“Thanks for your hospitality, Amanda.” My voice was soft, so she cocked her ear toward me to hear better. When she realized I wasn’t going to say anything else, she nodded and left. I exhaled deeply. That wasn’t so bad. I cleared my throat a few times in case anybody else decided to make a guest appearance. I wanted my voice to be firm and audible. I looked at the sparsely decorated office and decided it would do. Nothing distracting. The view out of the windows wasn’t going to be a problem either. They were blocked by other buildings. Unfortunately, that just meant the people in those buildings could see in.
I casually scrolled through the website even though I already knew everything about the company. After I was done sulking when my boss gave me this assignment, I studied the company. Its 2009 inception was slow and steady, but recently the company had boomed and they were experiencing growing pains. Too much, too fast. My job as an actuary was to solve their business problems and evaluate risks to the company. My specialty was corporate finance, but I was good at risk management. Math was a sure thing. It never lied or cared. It just told the truth, regardless of emotions. With my head down, my brain on overdrive, and zero breaks, I received my mathematics degree from Princeton in three and a half years. As long as I kept my mind working, I didn’t think about my life before college. I had the same passion as before, only with a different outlet. A safer one.
An older man let himself into my office. “Good morning, Ms. Croft. I’m Darren Hoyt. I’m so glad you are here.”
I smiled because he looked exactly how I pictured he would. I stood and shook his hand. “Thank you. I’m excited to get started.” I was. I wanted to be done with this project so I could get back to my own job in my own house on my own time.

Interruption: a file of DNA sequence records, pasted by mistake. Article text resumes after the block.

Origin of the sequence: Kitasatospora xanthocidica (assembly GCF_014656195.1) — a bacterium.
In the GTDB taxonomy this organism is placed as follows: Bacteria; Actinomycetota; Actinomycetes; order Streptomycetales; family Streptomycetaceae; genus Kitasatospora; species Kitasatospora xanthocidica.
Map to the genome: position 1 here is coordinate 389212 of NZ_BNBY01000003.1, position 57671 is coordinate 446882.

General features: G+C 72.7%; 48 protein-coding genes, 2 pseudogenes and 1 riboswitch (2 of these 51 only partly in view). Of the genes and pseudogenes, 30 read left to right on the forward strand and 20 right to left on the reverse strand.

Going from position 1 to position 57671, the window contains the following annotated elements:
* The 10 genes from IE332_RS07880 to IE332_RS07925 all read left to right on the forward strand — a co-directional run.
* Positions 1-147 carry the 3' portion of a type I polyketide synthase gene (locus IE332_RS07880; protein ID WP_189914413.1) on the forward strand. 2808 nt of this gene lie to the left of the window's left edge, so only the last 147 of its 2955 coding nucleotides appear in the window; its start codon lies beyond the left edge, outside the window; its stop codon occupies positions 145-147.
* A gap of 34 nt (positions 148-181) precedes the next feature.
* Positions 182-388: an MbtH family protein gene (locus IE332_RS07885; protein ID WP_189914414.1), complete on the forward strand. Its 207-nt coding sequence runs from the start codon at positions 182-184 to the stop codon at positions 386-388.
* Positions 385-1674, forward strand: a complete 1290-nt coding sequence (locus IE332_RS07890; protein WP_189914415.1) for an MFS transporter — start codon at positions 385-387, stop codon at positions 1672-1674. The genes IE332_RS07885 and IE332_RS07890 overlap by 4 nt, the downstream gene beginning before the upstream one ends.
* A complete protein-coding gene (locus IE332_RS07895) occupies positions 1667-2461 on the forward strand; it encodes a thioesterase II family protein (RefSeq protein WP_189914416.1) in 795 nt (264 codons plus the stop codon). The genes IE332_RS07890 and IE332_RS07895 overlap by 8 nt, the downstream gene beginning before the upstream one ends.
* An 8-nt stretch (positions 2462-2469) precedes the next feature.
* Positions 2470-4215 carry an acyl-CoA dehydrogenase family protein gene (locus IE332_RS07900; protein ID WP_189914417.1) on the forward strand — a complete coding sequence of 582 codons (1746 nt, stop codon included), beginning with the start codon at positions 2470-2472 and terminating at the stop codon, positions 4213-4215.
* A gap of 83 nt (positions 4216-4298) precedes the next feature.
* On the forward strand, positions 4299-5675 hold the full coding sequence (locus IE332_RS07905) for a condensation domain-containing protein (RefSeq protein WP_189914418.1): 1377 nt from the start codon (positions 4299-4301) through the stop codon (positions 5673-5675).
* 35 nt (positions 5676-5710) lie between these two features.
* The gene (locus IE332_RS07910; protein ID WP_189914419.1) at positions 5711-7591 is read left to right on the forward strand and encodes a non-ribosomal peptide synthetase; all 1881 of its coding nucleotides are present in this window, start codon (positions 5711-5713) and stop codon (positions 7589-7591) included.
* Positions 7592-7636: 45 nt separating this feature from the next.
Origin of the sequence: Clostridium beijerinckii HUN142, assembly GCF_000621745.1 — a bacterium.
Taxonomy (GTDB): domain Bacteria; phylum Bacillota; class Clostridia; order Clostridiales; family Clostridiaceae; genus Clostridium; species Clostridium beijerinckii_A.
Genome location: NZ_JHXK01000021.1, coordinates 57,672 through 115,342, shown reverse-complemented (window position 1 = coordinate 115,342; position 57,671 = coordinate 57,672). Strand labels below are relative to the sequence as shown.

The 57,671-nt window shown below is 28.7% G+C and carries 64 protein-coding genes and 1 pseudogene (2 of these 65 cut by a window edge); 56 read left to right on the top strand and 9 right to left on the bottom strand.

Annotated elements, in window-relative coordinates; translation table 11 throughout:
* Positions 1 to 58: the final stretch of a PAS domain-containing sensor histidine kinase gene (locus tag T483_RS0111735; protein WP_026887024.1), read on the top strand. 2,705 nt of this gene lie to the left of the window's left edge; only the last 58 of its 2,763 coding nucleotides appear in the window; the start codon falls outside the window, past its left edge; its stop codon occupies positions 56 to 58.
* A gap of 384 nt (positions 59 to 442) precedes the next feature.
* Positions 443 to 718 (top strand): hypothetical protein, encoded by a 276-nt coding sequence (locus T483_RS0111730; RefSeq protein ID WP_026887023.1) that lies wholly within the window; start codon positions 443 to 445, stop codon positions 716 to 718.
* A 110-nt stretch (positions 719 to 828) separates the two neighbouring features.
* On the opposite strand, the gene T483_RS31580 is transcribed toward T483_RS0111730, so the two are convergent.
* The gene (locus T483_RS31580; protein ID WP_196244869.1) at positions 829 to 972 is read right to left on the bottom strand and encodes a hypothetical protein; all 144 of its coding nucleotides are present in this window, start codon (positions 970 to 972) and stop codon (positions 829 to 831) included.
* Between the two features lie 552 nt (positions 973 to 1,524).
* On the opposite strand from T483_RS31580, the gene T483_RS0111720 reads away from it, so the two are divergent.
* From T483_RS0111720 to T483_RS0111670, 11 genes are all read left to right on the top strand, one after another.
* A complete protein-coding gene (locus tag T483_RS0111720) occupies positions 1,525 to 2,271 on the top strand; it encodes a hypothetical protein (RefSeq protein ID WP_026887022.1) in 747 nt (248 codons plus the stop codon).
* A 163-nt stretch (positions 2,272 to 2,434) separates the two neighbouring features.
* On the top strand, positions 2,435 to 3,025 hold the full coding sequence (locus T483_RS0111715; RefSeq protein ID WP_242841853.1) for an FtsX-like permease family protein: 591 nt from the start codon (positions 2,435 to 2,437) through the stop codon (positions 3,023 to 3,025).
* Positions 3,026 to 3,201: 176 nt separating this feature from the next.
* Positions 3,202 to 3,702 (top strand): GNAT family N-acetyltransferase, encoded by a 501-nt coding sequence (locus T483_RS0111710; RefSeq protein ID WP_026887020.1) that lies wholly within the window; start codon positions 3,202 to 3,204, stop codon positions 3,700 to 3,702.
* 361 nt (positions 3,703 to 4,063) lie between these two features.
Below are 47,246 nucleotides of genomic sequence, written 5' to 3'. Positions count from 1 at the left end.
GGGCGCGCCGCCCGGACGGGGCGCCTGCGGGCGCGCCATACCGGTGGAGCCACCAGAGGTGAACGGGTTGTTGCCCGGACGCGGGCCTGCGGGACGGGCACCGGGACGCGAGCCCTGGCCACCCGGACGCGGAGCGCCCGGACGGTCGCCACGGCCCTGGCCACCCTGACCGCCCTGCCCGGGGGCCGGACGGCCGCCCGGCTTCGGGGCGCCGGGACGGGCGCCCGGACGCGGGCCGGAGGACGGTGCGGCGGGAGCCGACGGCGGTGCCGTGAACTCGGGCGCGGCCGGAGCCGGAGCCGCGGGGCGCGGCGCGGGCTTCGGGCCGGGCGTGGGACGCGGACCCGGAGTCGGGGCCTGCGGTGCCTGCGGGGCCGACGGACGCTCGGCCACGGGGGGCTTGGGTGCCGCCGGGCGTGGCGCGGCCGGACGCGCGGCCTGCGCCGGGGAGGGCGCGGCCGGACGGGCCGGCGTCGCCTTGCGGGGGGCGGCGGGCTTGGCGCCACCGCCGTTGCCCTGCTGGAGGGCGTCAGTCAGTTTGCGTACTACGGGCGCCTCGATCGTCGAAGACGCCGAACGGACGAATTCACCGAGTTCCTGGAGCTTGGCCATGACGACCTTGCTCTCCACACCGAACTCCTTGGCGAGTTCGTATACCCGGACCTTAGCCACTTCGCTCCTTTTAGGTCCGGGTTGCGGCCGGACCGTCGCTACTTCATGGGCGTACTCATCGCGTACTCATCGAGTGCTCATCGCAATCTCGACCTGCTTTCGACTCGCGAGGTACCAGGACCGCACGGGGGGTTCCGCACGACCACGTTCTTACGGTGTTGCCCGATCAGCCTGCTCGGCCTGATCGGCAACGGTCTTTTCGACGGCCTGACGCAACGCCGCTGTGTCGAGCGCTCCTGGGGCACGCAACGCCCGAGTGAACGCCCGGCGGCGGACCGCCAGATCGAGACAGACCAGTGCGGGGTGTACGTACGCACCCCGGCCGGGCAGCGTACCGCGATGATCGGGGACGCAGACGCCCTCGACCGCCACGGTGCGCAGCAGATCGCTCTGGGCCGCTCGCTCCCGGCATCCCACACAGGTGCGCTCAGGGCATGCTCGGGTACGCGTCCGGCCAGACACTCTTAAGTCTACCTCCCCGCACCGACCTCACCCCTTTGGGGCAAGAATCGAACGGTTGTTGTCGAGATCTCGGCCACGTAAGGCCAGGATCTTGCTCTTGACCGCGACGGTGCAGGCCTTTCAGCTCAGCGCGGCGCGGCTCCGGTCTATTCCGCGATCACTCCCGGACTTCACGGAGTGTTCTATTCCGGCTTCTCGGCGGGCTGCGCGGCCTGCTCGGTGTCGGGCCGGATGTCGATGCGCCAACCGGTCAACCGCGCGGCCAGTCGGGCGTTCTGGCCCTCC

“Did Amanda give you the tour? Do you have any questions for me?”
“She did a great job. Just show me where I can collect the data and get started,” I said. He gave me a list of files that were password protected on the server and gave me full access. “I’m just down the hall near the kitchen. Can I take you to lunch today?” he asked.
I knew he was only being kind. “It’s okay. I’m sure since it’s my first day I’ll dive into all this and forget about eating. I like to stay focused, but thank you for the invitation.” I knew it was rude to say no, but I at least had manners about it. He shrugged his shoulders and awkwardly left my office. My phone rang thirty seconds later.
“Lily Croft.” I wasn’t going to say Banks & Tyler because even though our companies shared board members, I didn’t work there.
“It’s Darren Hoyt. I didn’t mention that if you need anything, please just give Amanda a call. She’s very helpful and knows where hard copies of things are.”
“Thank you, Mr. Hoyt.” I hung up and submerged myself in the information. At ten I stopped to buy a bottle of water from the vending machine. I kept my head down to avoid interaction. When I returned to my office, I shut the door, closed the world out, and surrounded myself with numbers.
I felt the music in my chest at the exact moment I heard it. It was just after six and I had finished my first day on a high. Nobody bothered me. Amanda knocked on my door at five to let me know it was quitting time and gave me all my credentials to allow me access into the building and the office whenever I wanted. I stayed another hour but decided I didn’t want to walk the neighborhood after dark. I turned off my light and headed out. The sandwich shop at the corner had meatball subs on special and I grabbed one. That would be my dinner. I was going to take it home and share it with Clio, but when I heard the music, I decided to stay and eat it outside the shop at a rickety bistro table with a matching wrought iron chair. For the first time in years, I didn’t tense up or want to run away. It was a captivating composition that I remembered learning when I was nine and had played with the Pittsburgh Symphony Orchestra. I listened. The pianist interpreted “Clair de Lune” beautifully, building the momentum throughout the first section. My heart raced as I willed them to nail it. When they caught up and corrected the hesitation, I fist pumped. It was the first time I was excited about music in over a decade. My palms were sweaty and my sandwich all but forgotten as I smiled up at the unknown musician who included me in their journey. I waited a few minutes, but no other sounds wafted from the open second-story window. I checked the time. Six thirty. I needed to get home to Clio. I saved him a meatball in a to-go bag and threw the rest of my trash away.